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The Dog That Did Not Bark

Something pretty significant did not happen yesterday, and because it did not happen, not many people paid attention to it. But it is pretty significant nonetheless.

Greece did not default on a public debt of €8 billion that came due yesterday. It had the cash to pay its creditors on time, courtesy of the massive rescue package that its fellow members of the euro zone made available earlier this month.

Global financial markets have been slumping since mid-April, with the euro’s value in free fall. Europe has gotten most of the attention because of the debt crisis in Greece that was beginning to spread to Portugal and Spain before the rescue package was established. That rescue package produced only a brief rally before new worries set in, mainly over whether government budget cuts in Europe would set back the global economy.

Just a few weeks ago, the markets were worried that Europe would not find the political will to make the budget cuts that now are so worrisome. Sometimes, you just can’t win. It is at just those times that I find it pays to focus on fundamentals, and those fundamentals are getting better.

Most fundamentally of all, Greece did not default. It is not going to default, at least not any time soon. The rest of Europe, backed by the International Monetary Fund and, indirectly, by the U.S. and other major economies, is making sure of that. Any eventual default will most likely not be allowed to bring down any systemically important financial institutions, meaning there will be no repeat of the Lehman debacle of 2008. And the budget austerity that is likely to depress European economies in the short term is exactly what the continent needs to get its fiscal house in order for the long term.

Much more is needed, such as the French government’s newly announced plan to make public employee retirement benefits less generous. But at least this year’s encounter with the fiscal abyss has made European governments, from Greece to Portugal to non-euro-member Britain, serious about reform. That’s more than we can say about our own policy makers.

I think a number of other factors are also contributing to the foul mood in the markets. It has simply been a lousy spring on a lot of fronts. Volcanic ash has repeatedly snarled Europe’s air traffic and cost the airlines billions. The uncontrolled oil spill in the Gulf of Mexico is bad news for all the big energy companies, which must look offshore for new supplies, and the spill happened at a time when economic worries were already driving down oil prices. China has repeatedly moved to slow down its fast-moving economy for fear of hitting a financial wall.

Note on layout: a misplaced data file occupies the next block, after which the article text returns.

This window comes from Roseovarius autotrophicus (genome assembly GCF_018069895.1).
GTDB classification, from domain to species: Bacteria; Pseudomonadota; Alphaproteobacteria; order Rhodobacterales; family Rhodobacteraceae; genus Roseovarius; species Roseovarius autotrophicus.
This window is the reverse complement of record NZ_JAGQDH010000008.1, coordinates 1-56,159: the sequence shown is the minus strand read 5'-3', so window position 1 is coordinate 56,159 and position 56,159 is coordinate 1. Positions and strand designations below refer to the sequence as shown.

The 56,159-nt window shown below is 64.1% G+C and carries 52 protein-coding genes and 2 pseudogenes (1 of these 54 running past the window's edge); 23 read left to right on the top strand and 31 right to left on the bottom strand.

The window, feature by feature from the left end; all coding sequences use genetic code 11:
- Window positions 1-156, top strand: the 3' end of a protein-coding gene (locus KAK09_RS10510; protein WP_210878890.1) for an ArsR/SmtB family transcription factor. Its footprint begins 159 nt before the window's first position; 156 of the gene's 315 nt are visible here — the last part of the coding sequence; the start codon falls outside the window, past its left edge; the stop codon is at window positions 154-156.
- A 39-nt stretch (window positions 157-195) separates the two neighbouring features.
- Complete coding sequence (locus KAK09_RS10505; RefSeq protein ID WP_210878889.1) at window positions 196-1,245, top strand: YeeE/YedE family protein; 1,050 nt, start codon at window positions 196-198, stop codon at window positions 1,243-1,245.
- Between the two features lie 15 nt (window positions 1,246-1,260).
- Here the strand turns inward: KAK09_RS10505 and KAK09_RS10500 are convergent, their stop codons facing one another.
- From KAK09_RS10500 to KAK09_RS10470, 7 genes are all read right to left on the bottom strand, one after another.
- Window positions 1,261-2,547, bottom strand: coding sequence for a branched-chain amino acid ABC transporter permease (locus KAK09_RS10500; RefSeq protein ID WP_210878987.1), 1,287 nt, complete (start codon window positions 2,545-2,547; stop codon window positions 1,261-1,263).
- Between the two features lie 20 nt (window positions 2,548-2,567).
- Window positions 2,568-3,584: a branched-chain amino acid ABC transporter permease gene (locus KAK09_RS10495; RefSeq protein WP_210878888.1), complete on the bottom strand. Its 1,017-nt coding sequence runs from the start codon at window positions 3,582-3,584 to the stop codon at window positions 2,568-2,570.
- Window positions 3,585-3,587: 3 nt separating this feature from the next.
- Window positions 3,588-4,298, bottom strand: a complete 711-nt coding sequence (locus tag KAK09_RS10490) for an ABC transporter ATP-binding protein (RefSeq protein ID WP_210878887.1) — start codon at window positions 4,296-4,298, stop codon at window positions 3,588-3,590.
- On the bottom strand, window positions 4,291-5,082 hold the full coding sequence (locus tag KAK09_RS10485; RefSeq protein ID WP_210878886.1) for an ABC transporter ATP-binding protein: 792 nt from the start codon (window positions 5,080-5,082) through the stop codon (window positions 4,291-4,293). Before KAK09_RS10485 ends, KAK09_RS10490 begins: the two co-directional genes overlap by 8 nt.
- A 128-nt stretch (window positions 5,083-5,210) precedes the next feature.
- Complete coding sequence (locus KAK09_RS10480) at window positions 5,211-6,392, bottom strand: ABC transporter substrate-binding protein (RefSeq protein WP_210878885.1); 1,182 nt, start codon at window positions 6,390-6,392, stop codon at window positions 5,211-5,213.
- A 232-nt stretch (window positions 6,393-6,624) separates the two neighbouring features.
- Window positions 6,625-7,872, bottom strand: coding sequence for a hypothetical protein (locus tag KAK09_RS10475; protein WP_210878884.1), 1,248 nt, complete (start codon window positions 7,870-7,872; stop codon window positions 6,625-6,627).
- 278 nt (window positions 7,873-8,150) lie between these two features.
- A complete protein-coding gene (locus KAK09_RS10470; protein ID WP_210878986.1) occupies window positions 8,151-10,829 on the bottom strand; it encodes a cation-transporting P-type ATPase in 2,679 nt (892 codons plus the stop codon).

Not least of all, governments in the United States and around the world continue to demonize banks and other financial market players for, in many cases, just being financial market players. Since April we have seen the U.S. government smack Goldman Sachs with a Securities and Exchange Commission civil lawsuit, a congressional kangaroo court and a widely reported criminal investigation, all on what seem to be shaky grounds. Abroad, European leaders continue to accuse investors of being predators (or worse) because they have the temerity to question the soundness of their investments in those same leaders’ fiscal promises. Germany abruptly imposed some restrictions on short-selling this week.

So it is not surprising that the markets, which had rallied since last year in anticipation of at least a moderate economic recovery, are confused about whether things are likely to get better or worse as we go forward.

The fundamentals are telling us that things are going to keep getting better.

Remember, Greece did not default. Consumer demand, industrial production and even employment here in the United States are on the upswing. The drop in the euro’s value will itself be a kind of economic stimulus for some of the worst-hit Mediterranean countries, as North American and Asian tourists will find it cheaper to vacation in the Greek isles or Italian piazzas.

Eventually that oil spill in the Gulf will be stopped, and the mess will be measured and cleaned up or at least contained. Goldman Sachs and other institutions will resolve their regulatory issues, and the end of the American election season will diminish the political payoff for bank-bashing. It strikes me that by the end of 2010 spirits are likely to be brighter than they are now.

Might there be other nasty surprises out there? Undoubtedly. But the self-adjusting systems of the financial world seem to be in working order, and it looks like we can deal with whatever the next couple of years have in store. Beyond that, a lot depends on whether America can start getting its act together before walking to the edge of a cliff as Europe did.

But yesterday, nothing much happened, and that’s good news.

Larry M. Elkin is the founder and president of Palisades Hudson, and is based out of Palisades Hudson’s Fort Lauderdale, Florida headquarters. He wrote several of the chapters in the firm’s book, Looking Ahead: Life, Family, Wealth and Business After 55. His contributions include Chapter 1, “Looking Ahead When Youth Is Behind Us” and Chapter 4, “The Family Business."

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